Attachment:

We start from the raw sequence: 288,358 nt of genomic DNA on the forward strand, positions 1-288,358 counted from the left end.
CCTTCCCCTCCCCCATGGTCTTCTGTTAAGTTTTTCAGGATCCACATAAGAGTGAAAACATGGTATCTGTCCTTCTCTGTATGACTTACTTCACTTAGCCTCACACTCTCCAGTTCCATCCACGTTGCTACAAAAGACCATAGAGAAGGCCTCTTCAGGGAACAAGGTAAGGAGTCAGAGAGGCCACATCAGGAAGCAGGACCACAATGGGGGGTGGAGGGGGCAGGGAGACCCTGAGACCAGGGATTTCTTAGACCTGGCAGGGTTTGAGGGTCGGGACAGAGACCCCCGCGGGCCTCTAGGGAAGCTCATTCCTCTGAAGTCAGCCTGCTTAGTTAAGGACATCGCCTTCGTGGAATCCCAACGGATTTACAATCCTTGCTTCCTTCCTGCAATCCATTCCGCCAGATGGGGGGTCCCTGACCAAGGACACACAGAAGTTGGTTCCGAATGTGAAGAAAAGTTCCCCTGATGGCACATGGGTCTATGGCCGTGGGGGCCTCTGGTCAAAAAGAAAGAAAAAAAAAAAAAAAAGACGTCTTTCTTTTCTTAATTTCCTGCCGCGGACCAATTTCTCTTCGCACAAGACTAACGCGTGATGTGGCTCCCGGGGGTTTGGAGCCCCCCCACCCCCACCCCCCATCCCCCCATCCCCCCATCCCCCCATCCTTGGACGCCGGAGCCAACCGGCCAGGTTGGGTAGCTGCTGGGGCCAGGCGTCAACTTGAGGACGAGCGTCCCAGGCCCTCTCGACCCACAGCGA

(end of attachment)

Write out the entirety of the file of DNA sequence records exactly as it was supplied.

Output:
We start from the raw sequence: 288,358 nt of genomic DNA on the forward strand, positions 1-288,358 counted from the left end.
CCTTCCCCTCCCCCATGGTCTTCTGTTAAGTTTTTCAGGATCCACATAAGAGTGAAAACATGGTATCTGTCCTTCTCTGTATGACTTACTTCACTTAGCCTCACACTCTCCAGTTCCATCCACGTTGCTACAAAAGACCATAGAGAAGGCCTCTTCAGGGAACAAGGTAAGGAGTCAGAGAGGCCACATCAGGAAGCAGGACCACAATGGGGGGTGGAGGGGGCAGGGAGACCCTGAGACCAGGGATTTCTTAGACCTGGCAGGGTTTGAGGGTCGGGACAGAGACCCCCGCGGGCCTCTAGGGAAGCTCATTCCTCTGAAGTCAGCCTGCTTAGTTAAGGACATCGCCTTCGTGGAATCCCAACGGATTTACAATCCTTGCTTCCTTCCTGCAATCCATTCCGCCAGATGGGGGGTCCCTGACCAAGGACACACAGAAGTTGGTTCCGAATGTGAAGAAAAGTTCCCCTGATGGCACATGGGTCTATGGCCGTGGGGGCCTCTGGTCAAAAAGAAAGAAAAAAAAAAAAAAAAGACGTCTTTCTTTTCTTAATTTCCTGCCGCGGACCAATTTCTCTTCGCACAAGACTAACGCGTGATGTGGCTCCCGGGGGTTTGGAGCCCCCCCACCCCCACCCCCCATCCCCCCATCCCCCCATCCCCCCATCCTTGGACGCCGGAGCCAACCGGCCAGGTTGGGTAGCTGCTGGGGCCAGGCGTCAACTTGAGGACGAGCGTCCCAGGCCCTCTCGACCCACAGCGA